Add 3 grams of kabusecha tea leaves per cup, or roughly 3/4 of a teaspoon, to the kyusu. Pour the water back into the kyusu from each cup and close the lid. The water temperature should be around 70ºC, which is the same as brewing high-grade sencha. Brew the tea for two minutes, then serve into each cup, alternating from time to time to ensure a uniform mix in each cup.

It’s important to note that tea brewing instructions can vary between producers, even for the same types of tea. These are just general guidelines that are commonly used for Japanese kabusecha brands. It’s recommended to follow the brewing instructions provided by the manufacturer.

Exploring the Flavors of Kabusecha

Kabusecha tea has a unique flavor profile that can be enjoyed in different ways depending on how it is prepared. The tea can be infused at a low temperature to bring out the umami and sweetness, similar to that of Gyokuro. This is achieved by preventing the bitter and astringent tastes from coming out.

Another characteristic of Kabusecha tea is the “ooika” scent, which is a rich smell generated by shading the tea leaves with straw and reed, just like in Gyokuro. However, the “ooika” in Kabusecha tea adds a fresh note, which distinguishes it from Gyokuro.

Alternatively, Kabusecha tea can be infused at a higher temperature to highlight the astringent and bitter tastes, which are pleasant and reminiscent of Sencha. This versatility of the tea makes it a joy to experiment with and discover new flavors. It’s worth noting that the taste of Kabusecha tea can vary depending on the producer’s brewing instructions, so it’s recommended to use the instructions provided by the manufacturer for the best results.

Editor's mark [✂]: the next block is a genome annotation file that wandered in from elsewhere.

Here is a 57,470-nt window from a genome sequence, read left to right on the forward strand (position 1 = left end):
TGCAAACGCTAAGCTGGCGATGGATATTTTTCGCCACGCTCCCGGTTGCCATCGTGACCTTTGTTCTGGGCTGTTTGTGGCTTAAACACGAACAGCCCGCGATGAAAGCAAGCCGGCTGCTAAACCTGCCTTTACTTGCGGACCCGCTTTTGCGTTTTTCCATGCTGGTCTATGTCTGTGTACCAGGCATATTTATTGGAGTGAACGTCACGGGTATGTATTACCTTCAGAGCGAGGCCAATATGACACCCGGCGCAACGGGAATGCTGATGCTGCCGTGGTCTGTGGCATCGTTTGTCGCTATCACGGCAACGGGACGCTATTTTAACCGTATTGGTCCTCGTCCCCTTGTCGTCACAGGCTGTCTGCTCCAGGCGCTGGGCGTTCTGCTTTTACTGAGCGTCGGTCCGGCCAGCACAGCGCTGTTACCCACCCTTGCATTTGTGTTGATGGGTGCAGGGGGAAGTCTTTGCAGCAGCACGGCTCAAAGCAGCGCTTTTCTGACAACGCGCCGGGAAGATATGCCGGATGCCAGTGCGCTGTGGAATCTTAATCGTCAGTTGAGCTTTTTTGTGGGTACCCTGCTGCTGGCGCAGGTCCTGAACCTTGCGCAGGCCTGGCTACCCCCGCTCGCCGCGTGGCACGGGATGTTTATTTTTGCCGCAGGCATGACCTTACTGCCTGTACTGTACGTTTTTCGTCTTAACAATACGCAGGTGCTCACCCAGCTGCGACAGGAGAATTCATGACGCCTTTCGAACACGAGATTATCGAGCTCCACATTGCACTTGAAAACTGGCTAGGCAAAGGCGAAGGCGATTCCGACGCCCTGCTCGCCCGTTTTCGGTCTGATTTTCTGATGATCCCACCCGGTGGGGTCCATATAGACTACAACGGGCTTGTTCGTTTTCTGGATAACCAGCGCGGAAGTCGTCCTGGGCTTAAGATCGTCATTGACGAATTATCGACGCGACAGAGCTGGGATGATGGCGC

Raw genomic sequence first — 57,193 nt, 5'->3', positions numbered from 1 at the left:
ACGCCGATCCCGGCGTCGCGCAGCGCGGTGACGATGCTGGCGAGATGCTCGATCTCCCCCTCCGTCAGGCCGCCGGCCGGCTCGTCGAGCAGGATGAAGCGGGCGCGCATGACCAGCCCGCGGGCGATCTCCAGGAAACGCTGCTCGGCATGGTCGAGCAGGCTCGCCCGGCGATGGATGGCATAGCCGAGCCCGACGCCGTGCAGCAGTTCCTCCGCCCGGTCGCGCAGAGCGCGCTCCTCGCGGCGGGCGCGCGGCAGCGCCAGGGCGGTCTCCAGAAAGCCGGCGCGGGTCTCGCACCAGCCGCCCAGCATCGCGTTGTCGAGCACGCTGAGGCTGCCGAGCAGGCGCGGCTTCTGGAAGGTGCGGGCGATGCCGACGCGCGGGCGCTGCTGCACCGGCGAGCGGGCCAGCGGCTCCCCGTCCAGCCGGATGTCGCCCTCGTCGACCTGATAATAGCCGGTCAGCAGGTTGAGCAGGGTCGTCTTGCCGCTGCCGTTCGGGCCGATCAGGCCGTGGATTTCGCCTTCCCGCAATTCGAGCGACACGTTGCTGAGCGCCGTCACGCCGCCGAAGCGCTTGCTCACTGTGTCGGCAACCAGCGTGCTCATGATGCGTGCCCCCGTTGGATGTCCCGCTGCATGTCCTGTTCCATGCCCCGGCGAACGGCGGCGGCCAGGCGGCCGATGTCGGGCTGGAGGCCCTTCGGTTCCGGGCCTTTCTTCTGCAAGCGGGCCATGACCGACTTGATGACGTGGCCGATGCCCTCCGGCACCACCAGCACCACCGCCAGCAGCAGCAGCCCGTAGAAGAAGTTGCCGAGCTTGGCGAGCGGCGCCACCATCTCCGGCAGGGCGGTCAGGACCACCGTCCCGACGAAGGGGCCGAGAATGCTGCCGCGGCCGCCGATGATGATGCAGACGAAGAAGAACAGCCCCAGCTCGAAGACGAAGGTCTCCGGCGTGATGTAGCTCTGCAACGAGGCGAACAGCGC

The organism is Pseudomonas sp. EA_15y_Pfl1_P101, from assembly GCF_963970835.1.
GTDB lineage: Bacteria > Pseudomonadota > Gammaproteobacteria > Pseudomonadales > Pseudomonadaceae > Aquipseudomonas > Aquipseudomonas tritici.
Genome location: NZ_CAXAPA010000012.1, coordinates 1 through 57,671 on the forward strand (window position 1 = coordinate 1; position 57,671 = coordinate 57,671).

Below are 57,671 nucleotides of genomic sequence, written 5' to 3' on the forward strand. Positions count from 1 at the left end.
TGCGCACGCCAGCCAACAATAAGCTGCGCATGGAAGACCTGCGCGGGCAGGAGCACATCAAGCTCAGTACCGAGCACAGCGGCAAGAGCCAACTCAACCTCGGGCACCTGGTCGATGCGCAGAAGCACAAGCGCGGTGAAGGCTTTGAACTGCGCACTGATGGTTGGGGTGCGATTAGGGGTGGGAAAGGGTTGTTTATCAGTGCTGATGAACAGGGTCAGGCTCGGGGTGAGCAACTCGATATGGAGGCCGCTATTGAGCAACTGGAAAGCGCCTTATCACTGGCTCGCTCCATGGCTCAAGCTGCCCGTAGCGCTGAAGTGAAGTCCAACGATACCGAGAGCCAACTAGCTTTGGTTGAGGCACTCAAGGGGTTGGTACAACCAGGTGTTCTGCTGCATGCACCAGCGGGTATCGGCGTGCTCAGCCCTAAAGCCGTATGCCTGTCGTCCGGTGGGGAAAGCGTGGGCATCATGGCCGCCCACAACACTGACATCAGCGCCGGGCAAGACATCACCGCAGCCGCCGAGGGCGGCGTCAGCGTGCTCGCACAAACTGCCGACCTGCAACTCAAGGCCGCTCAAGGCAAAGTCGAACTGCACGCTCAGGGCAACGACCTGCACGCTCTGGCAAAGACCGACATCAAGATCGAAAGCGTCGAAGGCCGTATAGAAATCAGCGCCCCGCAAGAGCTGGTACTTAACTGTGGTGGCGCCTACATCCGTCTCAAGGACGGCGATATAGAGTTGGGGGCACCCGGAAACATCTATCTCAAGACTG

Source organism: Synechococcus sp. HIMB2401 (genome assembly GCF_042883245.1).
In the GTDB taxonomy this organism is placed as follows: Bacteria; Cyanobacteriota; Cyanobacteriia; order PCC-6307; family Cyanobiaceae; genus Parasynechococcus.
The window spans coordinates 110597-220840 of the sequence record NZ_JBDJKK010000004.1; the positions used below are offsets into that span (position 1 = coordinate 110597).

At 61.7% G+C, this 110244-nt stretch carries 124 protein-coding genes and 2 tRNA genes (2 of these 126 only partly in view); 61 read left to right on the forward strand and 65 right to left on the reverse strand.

The Health Benefits of Kabusecha

Kabusecha, like Sencha, offers numerous health benefits due to its high nutrient content. Since Kabusecha is made from the first harvest of high-grade tea leaves, it is packed with nutrients that are essential for good health.

However, there are some differences between Kabusecha and Sencha when it comes to the nutrient balance. The shading of the tea leaves in Kabusecha alters the balance of nutrients. Theanine, which is a non-protein amino acid that provides a relaxing effect, is not converted into catechins as much as in Sencha due to the shading process.

On the other hand, the shading of the tea leaves in Kabusecha increases the caffeine content, making it a good choice for those who need a boost in energy before sports or study.

Famous Regions for Kabusecha Production

Mie Prefecture (Isecha)

The Mie prefecture is the largest producer of Kabusecha in Japan, with almost a third of the country’s production coming from this region. The tea produced here, known as “Isecha,” may be relatively unknown compared to other tea regions, but it boasts the third-largest green tea plantations and output in Japan. The northern tea plantations in the Suzuka mountains are particularly well-known for their high-quality Kabusecha.

Kyoto Prefecture (Ujicha)

Kyoto is home to the Ujicha region, which has a long history of producing high-quality shaded teas such as Matcha, Gyokuro, and Kabusecha. In fact, Kyoto has dominated the National Tea Competition for Kabusecha in the past decade, demonstrating its continuous production of the best Kabusecha in Japan.